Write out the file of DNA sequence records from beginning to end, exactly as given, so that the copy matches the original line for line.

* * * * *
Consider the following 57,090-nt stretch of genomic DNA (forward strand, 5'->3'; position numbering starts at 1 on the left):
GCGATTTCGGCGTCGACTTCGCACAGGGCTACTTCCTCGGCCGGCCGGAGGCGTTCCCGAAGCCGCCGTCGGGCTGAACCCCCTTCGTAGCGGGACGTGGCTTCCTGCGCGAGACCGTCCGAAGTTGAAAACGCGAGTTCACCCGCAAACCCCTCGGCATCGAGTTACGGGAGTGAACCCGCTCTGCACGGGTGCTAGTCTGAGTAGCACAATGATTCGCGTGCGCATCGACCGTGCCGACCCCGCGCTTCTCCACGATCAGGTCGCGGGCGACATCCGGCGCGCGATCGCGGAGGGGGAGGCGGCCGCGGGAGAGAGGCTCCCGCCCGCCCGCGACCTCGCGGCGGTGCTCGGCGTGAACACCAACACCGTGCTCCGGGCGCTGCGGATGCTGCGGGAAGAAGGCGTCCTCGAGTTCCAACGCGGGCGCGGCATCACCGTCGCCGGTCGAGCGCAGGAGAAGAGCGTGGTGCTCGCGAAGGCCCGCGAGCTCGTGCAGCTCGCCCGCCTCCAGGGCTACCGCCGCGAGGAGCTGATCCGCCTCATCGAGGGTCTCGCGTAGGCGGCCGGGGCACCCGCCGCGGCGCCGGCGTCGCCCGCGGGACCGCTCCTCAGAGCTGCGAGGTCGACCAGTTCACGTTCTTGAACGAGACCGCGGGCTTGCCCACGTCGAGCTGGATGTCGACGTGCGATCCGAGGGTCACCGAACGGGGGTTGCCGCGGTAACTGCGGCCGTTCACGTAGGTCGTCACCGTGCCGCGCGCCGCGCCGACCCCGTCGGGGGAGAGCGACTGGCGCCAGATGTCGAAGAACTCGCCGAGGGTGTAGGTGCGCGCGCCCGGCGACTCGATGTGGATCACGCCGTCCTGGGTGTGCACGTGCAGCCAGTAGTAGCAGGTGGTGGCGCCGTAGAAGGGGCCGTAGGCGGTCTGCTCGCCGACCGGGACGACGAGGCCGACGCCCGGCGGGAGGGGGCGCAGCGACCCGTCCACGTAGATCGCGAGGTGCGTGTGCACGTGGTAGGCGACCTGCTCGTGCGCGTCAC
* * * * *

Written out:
Consider the following 57,090-nt stretch of genomic DNA (forward strand, 5'->3'; position numbering starts at 1 on the left):
GCGATTTCGGCGTCGACTTCGCACAGGGCTACTTCCTCGGCCGGCCGGAGGCGTTCCCGAAGCCGCCGTCGGGCTGAACCCCCTTCGTAGCGGGACGTGGCTTCCTGCGCGAGACCGTCCGAAGTTGAAAACGCGAGTTCACCCGCAAACCCCTCGGCATCGAGTTACGGGAGTGAACCCGCTCTGCACGGGTGCTAGTCTGAGTAGCACAATGATTCGCGTGCGCATCGACCGTGCCGACCCCGCGCTTCTCCACGATCAGGTCGCGGGCGACATCCGGCGCGCGATCGCGGAGGGGGAGGCGGCCGCGGGAGAGAGGCTCCCGCCCGCCCGCGACCTCGCGGCGGTGCTCGGCGTGAACACCAACACCGTGCTCCGGGCGCTGCGGATGCTGCGGGAAGAAGGCGTCCTCGAGTTCCAACGCGGGCGCGGCATCACCGTCGCCGGTCGAGCGCAGGAGAAGAGCGTGGTGCTCGCGAAGGCCCGCGAGCTCGTGCAGCTCGCCCGCCTCCAGGGCTACCGCCGCGAGGAGCTGATCCGCCTCATCGAGGGTCTCGCGTAGGCGGCCGGGGCACCCGCCGCGGCGCCGGCGTCGCCCGCGGGACCGCTCCTCAGAGCTGCGAGGTCGACCAGTTCACGTTCTTGAACGAGACCGCGGGCTTGCCCACGTCGAGCTGGATGTCGACGTGCGATCCGAGGGTCACCGAACGGGGGTTGCCGCGGTAACTGCGGCCGTTCACGTAGGTCGTCACCGTGCCGCGCGCCGCGCCGACCCCGTCGGGGGAGAGCGACTGGCGCCAGATGTCGAAGAACTCGCCGAGGGTGTAGGTGCGCGCGCCCGGCGACTCGATGTGGATCACGCCGTCCTGGGTGTGCACGTGCAGCCAGTAGTAGCAGGTGGTGGCGCCGTAGAAGGGGCCGTAGGCGGTCTGCTCGCCGACCGGGACGACGAGGCCGACGCCCGGCGGGAGGGGGCGCAGCGACCCGTCCACGTAGATCGCGAGGTGCGTGTGCACGTGGTAGGCGACCTGCTCGTGCGCGTCAC